That is the Problem!

by

Sh. Ali Tantawi

(May Allah have Mercy on him)

Published 1955 [1]

Translated & Edited by Al-Sirat Al-Mustaqeem team

___________________

AliTantawi

 

I met an Egyptian writer who kept talking to me about Islam: its beauty, completion, perfection, and the importance of adhering and being committed to it.

He told me that he is a zealous passionate Muslim … Although, he may skip some Prayers due to work requirements … He is not consistent in his fasting because he fears it might have negative effects on his Health … He might occasionally drink alcoholic beverages during official parties or when at big hotels, going along with the prevalent social conventions … and that, he might have committed some [major] sins …

But that with that he is a Muslim, [who has submitted to Allah] … A passionate zealous Muslim!

I said: What are the signs of your Islam, if you leave prayers and fasting, drink alcohol, and commit these sins?

So he said: Signs?

You want [some] signs?

Ok, let me tell you: The signs of my Islam is that if I heard anyone attacking Islam, even if he was the greatest of people, I would do so-and-so …

And he then set forth, with great passion and in a rattling voice, describing what he does with whoever attacks Islam with [even the slightest of] words. As for his own attack on Islam, with his deeds [and actions], then he sees it as nothing, for that is the extent of his understanding of Islam!

He thinks that it is sufficient for him so that he can be from the [observant] Muslims that he [just] defends this Religion, even if he does not abide by its orders or refrain from its prohibitions, or act upon its rulings; like a “soldier” who does not wear his army’s uniform, nor carry their weapon … He does not enter their camps, nor walk among their lines, yet with that, he still [sees himself as] an active soldier because he does not let anyone slander the army or speak [ill] of it!

This is one of the strange understandings of Islam, and if one was to survey the image of Islam in the souls [and minds] of the people, he would see from its variety truly strange astounding matters.

There is a man, who does not pray except in the first congregation, and his tongue does not tire from the remembrance and glorification [of Allah]. He considers himself, and his friends consider him, from the pious and the righteous. Yet with that, he cheats when he sells, he turns back on his promises, he deceives through strange trickeries so that he can [unlawfully] eat the wealth of the people, [through means] which Iblees himself would be incapable of coming up with! Then, he does not stop until he has fashioned for [this deception of his] a cloak of permissibility from the words of the Fuqahaa [2] and from the articles of the Law. He conceals it with these, so that no Judge and no Ruler can get to him. He sees Islam limited to the congregational prayers, the repetition of Remembrance and Awraad [3]. As for interactions with others, then that is a different matter … A matter to him that is neither here nor there, and has nothing to do with the Religion!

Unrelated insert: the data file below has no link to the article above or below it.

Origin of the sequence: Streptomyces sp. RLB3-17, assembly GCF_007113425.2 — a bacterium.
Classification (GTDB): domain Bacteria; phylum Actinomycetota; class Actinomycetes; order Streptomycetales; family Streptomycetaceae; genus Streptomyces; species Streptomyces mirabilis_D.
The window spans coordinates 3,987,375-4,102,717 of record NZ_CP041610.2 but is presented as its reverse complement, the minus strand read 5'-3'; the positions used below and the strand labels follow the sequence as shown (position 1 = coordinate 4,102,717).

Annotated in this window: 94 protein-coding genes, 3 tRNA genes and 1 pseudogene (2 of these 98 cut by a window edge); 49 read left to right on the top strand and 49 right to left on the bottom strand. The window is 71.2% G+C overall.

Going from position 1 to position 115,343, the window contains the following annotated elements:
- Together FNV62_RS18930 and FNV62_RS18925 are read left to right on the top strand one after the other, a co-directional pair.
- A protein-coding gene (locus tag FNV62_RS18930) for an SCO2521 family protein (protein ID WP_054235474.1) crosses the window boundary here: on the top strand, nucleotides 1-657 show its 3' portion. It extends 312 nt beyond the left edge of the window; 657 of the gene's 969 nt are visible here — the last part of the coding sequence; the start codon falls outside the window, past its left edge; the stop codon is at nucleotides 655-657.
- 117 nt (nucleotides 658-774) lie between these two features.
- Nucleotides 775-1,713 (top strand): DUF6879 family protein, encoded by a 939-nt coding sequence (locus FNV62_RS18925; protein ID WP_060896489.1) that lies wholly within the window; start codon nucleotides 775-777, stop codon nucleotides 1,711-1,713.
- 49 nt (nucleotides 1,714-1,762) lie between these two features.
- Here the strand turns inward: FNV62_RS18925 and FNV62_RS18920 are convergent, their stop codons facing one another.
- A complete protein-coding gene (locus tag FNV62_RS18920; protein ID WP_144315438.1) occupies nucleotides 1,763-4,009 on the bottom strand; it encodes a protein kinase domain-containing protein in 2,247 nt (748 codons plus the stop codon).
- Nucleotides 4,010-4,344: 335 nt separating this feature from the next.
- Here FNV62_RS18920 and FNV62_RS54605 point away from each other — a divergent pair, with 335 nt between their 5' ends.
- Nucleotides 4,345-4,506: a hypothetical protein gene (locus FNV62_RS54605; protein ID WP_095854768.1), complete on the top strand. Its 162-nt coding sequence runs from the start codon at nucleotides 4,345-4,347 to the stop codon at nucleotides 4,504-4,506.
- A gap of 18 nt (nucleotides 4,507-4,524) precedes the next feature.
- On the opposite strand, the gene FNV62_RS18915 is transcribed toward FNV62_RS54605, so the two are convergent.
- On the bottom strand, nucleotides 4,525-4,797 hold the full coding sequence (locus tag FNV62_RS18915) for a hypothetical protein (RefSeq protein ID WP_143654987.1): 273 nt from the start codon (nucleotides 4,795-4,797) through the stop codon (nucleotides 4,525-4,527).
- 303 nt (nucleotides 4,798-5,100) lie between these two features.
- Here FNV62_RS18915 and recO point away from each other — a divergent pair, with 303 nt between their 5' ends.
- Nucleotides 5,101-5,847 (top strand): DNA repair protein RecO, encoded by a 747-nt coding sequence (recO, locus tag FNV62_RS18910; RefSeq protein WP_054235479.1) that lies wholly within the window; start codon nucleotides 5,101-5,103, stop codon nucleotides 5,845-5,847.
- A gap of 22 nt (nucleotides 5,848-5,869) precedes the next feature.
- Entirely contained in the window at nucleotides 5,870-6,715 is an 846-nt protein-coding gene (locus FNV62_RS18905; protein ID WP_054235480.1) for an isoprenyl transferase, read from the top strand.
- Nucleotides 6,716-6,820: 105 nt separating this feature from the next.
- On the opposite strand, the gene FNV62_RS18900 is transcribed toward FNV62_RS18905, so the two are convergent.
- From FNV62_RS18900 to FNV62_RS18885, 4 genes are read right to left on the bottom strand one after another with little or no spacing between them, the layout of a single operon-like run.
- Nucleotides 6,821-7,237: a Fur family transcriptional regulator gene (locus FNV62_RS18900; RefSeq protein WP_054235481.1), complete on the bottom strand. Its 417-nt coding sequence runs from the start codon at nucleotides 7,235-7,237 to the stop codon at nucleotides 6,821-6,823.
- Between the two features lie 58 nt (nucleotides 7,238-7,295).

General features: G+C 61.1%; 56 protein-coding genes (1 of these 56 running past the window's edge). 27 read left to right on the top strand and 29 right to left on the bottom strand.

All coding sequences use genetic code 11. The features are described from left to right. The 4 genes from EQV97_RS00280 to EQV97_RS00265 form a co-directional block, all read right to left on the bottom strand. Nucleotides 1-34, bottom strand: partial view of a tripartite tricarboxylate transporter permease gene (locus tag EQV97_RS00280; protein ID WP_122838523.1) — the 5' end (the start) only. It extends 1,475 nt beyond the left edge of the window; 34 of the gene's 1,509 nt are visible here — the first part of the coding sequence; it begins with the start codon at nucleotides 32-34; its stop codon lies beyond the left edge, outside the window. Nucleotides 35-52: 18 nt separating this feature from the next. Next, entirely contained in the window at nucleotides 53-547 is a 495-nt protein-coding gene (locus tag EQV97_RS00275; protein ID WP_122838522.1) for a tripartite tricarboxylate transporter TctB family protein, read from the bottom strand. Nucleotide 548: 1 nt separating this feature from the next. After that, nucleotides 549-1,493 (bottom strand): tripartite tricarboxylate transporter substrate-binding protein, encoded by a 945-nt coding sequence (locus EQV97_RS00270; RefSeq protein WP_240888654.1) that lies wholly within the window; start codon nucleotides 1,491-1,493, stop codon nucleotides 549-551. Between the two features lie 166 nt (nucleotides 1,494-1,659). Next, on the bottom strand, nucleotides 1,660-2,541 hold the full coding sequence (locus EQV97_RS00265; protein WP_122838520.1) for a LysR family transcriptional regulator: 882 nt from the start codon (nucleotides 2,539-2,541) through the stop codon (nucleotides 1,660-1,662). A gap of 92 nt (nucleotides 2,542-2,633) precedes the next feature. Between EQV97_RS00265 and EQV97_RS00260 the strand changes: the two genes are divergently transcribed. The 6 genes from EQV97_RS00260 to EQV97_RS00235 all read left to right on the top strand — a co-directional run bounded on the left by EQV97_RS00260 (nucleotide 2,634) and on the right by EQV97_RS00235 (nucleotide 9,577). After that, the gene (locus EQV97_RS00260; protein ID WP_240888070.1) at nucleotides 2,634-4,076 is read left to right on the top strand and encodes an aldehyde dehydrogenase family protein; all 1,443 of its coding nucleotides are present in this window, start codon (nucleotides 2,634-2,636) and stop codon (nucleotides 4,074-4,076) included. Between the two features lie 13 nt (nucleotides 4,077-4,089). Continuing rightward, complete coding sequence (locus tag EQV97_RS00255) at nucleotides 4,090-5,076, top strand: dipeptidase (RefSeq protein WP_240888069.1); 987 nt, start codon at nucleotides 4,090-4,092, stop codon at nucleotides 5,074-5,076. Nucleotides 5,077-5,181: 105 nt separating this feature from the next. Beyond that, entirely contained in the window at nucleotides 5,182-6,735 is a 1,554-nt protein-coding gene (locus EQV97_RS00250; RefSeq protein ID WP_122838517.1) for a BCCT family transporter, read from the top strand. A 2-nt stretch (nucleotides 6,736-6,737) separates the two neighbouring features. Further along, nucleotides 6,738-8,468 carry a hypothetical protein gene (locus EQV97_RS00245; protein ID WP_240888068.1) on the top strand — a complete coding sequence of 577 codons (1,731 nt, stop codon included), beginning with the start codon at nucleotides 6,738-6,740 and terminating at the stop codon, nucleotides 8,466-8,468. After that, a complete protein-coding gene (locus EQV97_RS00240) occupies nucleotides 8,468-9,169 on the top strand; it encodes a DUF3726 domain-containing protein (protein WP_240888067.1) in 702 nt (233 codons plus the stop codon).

And there is a woman who prays, fasts, and recites the Quran. She weeps [heavily] whenever she hears a reminder … She then goes out after that uncovered … Exposing her neck, hair, and chest!

And over there is [another] man, whom I [personally] know, who has transgressed against himself. He does not hold onto anything that is permissible, nor does he hold back from anything that is forbidden. He does not care through which means he gets his food when he is hungry, and does not care when he has a desire for women where he plants his seed. Yet, with all of that, he does not bear hearing anything ill said about the allies of Allah or the righteous … He shakes in anger, for Allah’s sake, until it is not known what he will do with this anger! Islam to him is [merely] being well mannered with the allies of Allah, drawing near to them, and seeking their blessings!

And here is another Muslim, establishing and strongly adhering to the acts of worship, keeping distant from that which is forbidden, however, he is a follower of Communism or a follower of Freemasonry, and prefers his brother in it, even if he was a Jew or a Christian, over his brother in Islam, and does not see any issue in this!

And a third one with a sound creed and belief, truthful in his dealings and transactions, he does not adopt any ideology or follow any sect that goes against Islam, but does not pray or fast!

* * *

Now, if we were to leave these individuals, and look at the Callers to Allah; those whom we hope will be a support for Islam and a means to returning it’s people to it, we would also see many of them differing in identifying the road which will lead to Allah, and we would find that Islam in the souls and minds of each one of them has a different picture than what is in the souls and minds of the others, even though all of them are callers to it!